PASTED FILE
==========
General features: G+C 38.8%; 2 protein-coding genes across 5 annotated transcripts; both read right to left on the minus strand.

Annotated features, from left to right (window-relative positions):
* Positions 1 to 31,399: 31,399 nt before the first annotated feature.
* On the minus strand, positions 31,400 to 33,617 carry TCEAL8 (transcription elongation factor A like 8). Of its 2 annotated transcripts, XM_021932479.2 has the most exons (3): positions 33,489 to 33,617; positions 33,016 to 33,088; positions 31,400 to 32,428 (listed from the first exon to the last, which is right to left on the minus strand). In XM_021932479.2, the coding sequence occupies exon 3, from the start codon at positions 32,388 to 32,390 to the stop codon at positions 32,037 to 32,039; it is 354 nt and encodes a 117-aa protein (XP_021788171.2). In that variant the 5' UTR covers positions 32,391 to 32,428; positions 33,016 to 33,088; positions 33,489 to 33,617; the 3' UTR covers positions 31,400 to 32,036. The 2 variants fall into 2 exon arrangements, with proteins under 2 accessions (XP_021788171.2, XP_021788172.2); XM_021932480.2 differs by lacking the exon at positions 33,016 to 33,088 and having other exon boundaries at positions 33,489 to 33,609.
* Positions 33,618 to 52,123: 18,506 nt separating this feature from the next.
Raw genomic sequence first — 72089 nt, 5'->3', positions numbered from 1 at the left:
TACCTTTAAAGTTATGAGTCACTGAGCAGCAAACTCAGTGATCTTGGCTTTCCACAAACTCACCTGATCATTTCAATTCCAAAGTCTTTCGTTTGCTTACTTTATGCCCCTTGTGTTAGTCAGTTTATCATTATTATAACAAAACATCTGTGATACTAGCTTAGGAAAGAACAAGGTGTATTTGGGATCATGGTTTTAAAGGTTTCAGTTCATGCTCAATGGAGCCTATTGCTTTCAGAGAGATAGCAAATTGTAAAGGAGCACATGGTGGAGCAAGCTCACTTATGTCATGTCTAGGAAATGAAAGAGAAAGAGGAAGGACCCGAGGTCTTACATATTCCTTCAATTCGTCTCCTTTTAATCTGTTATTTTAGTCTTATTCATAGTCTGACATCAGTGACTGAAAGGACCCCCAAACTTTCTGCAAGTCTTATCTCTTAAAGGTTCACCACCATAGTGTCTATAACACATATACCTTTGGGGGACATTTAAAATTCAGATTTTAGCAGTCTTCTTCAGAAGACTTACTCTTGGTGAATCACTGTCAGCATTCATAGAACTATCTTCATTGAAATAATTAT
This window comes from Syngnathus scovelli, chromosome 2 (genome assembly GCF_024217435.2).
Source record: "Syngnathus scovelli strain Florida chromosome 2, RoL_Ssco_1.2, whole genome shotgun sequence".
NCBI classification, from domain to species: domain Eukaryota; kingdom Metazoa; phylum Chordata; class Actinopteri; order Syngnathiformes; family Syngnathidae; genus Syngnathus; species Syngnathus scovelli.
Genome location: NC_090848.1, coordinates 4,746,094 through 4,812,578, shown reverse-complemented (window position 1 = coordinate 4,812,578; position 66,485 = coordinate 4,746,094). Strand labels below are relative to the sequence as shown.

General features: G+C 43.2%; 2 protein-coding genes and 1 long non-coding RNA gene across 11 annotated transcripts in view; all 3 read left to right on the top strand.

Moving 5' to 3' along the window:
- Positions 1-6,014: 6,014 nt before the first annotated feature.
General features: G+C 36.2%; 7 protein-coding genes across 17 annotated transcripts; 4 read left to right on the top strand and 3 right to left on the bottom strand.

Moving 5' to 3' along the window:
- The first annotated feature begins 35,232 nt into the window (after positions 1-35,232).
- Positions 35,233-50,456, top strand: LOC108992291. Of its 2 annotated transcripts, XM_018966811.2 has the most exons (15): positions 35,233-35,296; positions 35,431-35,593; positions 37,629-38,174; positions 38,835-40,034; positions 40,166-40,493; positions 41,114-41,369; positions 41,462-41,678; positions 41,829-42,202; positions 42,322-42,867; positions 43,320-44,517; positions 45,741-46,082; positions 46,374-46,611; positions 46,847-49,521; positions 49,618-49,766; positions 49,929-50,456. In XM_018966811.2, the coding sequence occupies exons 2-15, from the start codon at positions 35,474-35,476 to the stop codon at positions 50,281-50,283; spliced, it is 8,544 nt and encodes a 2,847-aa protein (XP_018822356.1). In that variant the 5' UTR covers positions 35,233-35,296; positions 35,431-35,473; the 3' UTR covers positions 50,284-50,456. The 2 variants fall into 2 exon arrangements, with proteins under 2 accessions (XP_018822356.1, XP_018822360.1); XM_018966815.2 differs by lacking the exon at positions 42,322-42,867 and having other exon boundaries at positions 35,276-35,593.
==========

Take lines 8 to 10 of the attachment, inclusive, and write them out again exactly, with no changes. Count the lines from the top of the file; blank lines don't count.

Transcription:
This window comes from Syngnathus scovelli, chromosome 2 (genome assembly GCF_024217435.2).
Source record: "Syngnathus scovelli strain Florida chromosome 2, RoL_Ssco_1.2, whole genome shotgun sequence".
NCBI classification, from domain to species: domain Eukaryota; kingdom Metazoa; phylum Chordata; class Actinopteri; order Syngnathiformes; family Syngnathidae; genus Syngnathus; species Syngnathus scovelli.